chapter  9
6 Pages


ByElias T. Ghantus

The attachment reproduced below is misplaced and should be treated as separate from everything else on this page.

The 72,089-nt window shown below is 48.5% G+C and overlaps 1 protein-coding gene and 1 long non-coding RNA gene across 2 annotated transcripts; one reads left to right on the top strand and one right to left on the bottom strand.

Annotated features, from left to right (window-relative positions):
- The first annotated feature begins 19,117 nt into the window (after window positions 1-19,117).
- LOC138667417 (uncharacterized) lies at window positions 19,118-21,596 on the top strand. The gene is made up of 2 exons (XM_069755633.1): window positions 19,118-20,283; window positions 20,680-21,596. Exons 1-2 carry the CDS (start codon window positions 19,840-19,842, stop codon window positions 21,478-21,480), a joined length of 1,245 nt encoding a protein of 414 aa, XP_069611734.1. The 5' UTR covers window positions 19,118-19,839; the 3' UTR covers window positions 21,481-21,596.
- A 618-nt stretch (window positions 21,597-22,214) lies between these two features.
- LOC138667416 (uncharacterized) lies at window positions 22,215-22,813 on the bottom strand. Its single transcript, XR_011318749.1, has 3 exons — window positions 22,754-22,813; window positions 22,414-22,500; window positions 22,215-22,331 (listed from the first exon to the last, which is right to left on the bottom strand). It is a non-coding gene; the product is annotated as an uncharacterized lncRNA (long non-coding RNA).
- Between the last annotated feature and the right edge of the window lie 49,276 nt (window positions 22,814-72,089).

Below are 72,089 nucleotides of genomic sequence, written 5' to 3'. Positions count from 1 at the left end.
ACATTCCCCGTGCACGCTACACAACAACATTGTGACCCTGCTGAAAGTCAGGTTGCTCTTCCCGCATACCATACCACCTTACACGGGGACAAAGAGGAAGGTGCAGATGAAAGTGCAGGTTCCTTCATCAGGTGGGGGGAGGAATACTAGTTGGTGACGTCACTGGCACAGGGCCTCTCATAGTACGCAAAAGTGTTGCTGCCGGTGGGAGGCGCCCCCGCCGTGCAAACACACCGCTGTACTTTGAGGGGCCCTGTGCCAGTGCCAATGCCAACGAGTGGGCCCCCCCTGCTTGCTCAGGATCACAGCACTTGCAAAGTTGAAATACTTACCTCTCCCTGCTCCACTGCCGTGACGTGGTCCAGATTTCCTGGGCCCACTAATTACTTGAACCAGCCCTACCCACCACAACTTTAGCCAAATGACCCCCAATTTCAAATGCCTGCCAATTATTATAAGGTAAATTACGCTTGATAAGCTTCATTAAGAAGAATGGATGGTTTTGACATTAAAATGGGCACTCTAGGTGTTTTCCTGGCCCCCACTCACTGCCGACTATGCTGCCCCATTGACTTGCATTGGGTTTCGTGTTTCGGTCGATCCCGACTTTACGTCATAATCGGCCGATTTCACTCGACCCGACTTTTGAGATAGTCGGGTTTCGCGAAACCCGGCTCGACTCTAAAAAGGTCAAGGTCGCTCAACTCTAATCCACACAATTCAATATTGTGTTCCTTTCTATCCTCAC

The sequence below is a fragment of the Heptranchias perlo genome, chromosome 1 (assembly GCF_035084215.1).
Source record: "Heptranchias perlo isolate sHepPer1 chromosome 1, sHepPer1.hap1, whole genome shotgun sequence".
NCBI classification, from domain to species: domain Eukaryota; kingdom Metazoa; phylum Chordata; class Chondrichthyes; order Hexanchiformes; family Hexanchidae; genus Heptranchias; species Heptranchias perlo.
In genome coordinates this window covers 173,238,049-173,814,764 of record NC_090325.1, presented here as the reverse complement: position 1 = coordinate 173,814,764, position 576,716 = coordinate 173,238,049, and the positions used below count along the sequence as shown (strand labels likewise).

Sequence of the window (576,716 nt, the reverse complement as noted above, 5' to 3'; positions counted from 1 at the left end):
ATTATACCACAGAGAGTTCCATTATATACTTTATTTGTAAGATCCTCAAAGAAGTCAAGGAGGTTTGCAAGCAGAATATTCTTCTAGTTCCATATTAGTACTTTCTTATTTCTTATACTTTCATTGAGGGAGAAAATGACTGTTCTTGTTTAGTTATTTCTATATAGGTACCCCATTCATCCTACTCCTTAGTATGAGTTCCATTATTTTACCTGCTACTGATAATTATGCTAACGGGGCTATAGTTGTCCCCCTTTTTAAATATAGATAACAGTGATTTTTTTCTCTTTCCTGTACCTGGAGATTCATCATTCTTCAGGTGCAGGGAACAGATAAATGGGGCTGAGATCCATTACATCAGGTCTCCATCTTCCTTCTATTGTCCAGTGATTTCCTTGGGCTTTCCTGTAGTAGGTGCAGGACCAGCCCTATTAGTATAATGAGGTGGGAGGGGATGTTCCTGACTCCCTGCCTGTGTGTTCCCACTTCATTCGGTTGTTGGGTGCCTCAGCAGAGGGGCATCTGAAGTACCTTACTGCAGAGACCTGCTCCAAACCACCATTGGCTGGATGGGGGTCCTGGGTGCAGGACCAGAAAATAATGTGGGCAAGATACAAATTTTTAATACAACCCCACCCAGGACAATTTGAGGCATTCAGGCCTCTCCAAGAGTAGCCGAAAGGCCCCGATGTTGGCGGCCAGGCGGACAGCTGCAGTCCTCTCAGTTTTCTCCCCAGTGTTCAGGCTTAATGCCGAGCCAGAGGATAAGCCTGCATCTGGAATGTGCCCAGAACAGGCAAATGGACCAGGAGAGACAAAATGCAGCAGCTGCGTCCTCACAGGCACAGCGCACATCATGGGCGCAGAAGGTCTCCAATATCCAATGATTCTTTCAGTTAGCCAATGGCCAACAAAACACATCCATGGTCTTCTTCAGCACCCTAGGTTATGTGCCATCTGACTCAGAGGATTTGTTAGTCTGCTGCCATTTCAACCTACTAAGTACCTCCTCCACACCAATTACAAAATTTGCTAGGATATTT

The co-ordination of investment decisions within an enlarged market would enable the integrating countries to take advantage of complementarity and scale, and hence reduce the cost of their development. The case of the Arab Middle East countries is found uniquely instructive, and many of the observations on these countries have equal applicability to most developing countries. Although these countries have developed as distinct political and economic entities, several attempts have been made to promote their economic integration. However, a new phase of economic development and integration is emerging in the Arab region. The oil industry, though existing in only some of the Arab countries, carries with it the seeds of change and regional integration. The industrial sector in the Arab countries seems to be a fertile terrain for integration. It is rapidly becoming apparent that the emerging patterns of industrial growth are not in the long-term interests of the Arab countries.